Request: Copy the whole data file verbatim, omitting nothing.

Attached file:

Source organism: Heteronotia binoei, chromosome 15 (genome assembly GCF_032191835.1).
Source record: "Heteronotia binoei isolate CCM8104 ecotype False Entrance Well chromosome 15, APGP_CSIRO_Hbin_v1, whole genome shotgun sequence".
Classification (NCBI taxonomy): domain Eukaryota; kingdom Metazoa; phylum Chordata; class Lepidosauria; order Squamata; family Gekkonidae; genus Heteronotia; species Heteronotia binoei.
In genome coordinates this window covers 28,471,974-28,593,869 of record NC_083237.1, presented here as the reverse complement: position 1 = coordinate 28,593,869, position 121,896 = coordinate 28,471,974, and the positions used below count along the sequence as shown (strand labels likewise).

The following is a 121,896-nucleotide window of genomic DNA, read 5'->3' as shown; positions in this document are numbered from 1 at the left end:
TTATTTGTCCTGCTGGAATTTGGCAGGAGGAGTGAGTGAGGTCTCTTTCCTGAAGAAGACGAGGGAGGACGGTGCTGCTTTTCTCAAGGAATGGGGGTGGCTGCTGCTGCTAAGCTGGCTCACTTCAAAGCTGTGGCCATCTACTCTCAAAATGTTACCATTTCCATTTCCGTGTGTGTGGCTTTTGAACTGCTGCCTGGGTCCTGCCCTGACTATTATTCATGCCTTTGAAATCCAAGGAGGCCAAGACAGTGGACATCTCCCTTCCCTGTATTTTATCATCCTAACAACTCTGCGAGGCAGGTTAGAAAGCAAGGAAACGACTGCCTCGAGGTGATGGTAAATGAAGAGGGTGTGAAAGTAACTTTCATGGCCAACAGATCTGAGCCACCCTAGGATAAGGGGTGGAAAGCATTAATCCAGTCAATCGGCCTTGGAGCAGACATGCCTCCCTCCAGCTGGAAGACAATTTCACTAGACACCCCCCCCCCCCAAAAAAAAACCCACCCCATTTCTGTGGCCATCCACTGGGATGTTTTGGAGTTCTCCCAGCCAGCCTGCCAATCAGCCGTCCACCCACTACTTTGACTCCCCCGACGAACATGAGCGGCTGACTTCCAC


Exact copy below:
Source organism: Heteronotia binoei, chromosome 15 (genome assembly GCF_032191835.1).
Source record: "Heteronotia binoei isolate CCM8104 ecotype False Entrance Well chromosome 15, APGP_CSIRO_Hbin_v1, whole genome shotgun sequence".
Classification (NCBI taxonomy): domain Eukaryota; kingdom Metazoa; phylum Chordata; class Lepidosauria; order Squamata; family Gekkonidae; genus Heteronotia; species Heteronotia binoei.
In genome coordinates this window covers 28,471,974-28,593,869 of record NC_083237.1, presented here as the reverse complement: position 1 = coordinate 28,593,869, position 121,896 = coordinate 28,471,974, and the positions used below count along the sequence as shown (strand labels likewise).

The following is a 121,896-nucleotide window of genomic DNA, read 5'->3' as shown; positions in this document are numbered from 1 at the left end:
TTATTTGTCCTGCTGGAATTTGGCAGGAGGAGTGAGTGAGGTCTCTTTCCTGAAGAAGACGAGGGAGGACGGTGCTGCTTTTCTCAAGGAATGGGGGTGGCTGCTGCTGCTAAGCTGGCTCACTTCAAAGCTGTGGCCATCTACTCTCAAAATGTTACCATTTCCATTTCCGTGTGTGTGGCTTTTGAACTGCTGCCTGGGTCCTGCCCTGACTATTATTCATGCCTTTGAAATCCAAGGAGGCCAAGACAGTGGACATCTCCCTTCCCTGTATTTTATCATCCTAACAACTCTGCGAGGCAGGTTAGAAAGCAAGGAAACGACTGCCTCGAGGTGATGGTAAATGAAGAGGGTGTGAAAGTAACTTTCATGGCCAACAGATCTGAGCCACCCTAGGATAAGGGGTGGAAAGCATTAATCCAGTCAATCGGCCTTGGAGCAGACATGCCTCCCTCCAGCTGGAAGACAATTTCACTAGACACCCCCCCCCCCCAAAAAAAAACCCACCCCATTTCTGTGGCCATCCACTGGGATGTTTTGGAGTTCTCCCAGCCAGCCTGCCAATCAGCCGTCCACCCACTACTTTGACTCCCCCGACGAACATGAGCGGCTGACTTCCAC